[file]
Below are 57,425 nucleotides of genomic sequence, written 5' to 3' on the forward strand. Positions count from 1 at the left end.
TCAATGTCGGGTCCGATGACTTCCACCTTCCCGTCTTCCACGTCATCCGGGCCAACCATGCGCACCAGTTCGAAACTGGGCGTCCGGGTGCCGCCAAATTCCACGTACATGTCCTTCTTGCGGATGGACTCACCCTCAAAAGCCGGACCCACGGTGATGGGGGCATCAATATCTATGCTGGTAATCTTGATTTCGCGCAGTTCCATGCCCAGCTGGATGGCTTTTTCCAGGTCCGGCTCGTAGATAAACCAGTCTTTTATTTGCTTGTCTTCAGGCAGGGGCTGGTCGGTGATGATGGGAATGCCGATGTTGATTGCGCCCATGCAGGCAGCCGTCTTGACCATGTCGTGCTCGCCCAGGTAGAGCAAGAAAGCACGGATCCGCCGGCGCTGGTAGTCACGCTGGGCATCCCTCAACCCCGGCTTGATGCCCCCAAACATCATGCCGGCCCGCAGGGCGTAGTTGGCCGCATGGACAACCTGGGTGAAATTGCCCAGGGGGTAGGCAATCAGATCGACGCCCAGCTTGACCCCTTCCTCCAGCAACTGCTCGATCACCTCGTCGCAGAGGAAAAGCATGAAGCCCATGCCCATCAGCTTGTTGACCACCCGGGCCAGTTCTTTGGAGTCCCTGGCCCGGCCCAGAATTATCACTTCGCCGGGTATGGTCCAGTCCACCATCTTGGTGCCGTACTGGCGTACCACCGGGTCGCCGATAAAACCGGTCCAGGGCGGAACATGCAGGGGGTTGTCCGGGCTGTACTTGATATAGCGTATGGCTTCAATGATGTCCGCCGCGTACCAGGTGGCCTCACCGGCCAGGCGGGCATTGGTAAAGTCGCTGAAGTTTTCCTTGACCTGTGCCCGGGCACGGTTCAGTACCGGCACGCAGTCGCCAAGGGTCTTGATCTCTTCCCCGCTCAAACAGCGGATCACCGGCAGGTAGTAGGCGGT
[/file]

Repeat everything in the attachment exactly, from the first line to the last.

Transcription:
Below are 57,425 nucleotides of genomic sequence, written 5' to 3' on the forward strand. Positions count from 1 at the left end.
TCAATGTCGGGTCCGATGACTTCCACCTTCCCGTCTTCCACGTCATCCGGGCCAACCATGCGCACCAGTTCGAAACTGGGCGTCCGGGTGCCGCCAAATTCCACGTACATGTCCTTCTTGCGGATGGACTCACCCTCAAAAGCCGGACCCACGGTGATGGGGGCATCAATATCTATGCTGGTAATCTTGATTTCGCGCAGTTCCATGCCCAGCTGGATGGCTTTTTCCAGGTCCGGCTCGTAGATAAACCAGTCTTTTATTTGCTTGTCTTCAGGCAGGGGCTGGTCGGTGATGATGGGAATGCCGATGTTGATTGCGCCCATGCAGGCAGCCGTCTTGACCATGTCGTGCTCGCCCAGGTAGAGCAAGAAAGCACGGATCCGCCGGCGCTGGTAGTCACGCTGGGCATCCCTCAACCCCGGCTTGATGCCCCCAAACATCATGCCGGCCCGCAGGGCGTAGTTGGCCGCATGGACAACCTGGGTGAAATTGCCCAGGGGGTAGGCAATCAGATCGACGCCCAGCTTGACCCCTTCCTCCAGCAACTGCTCGATCACCTCGTCGCAGAGGAAAAGCATGAAGCCCATGCCCATCAGCTTGTTGACCACCCGGGCCAGTTCTTTGGAGTCCCTGGCCCGGCCCAGAATTATCACTTCGCCGGGTATGGTCCAGTCCACCATCTTGGTGCCGTACTGGCGTACCACCGGGTCGCCGATAAAACCGGTCCAGGGCGGAACATGCAGGGGGTTGTCCGGGCTGTACTTGATATAGCGTATGGCTTCAATGATGTCCGCCGCGTACCAGGTGGCCTCACCGGCCAGGCGGGCATTGGTAAAGTCGCTGAAGTTTTCCTTGACCTGTGCCCGGGCACGGTTCAGTACCGGCACGCAGTCGCCAAGGGTCTTGATCTCTTCCCCGCTCAAACAGCGGATCACCGGCAGGTAGTAGGCGGT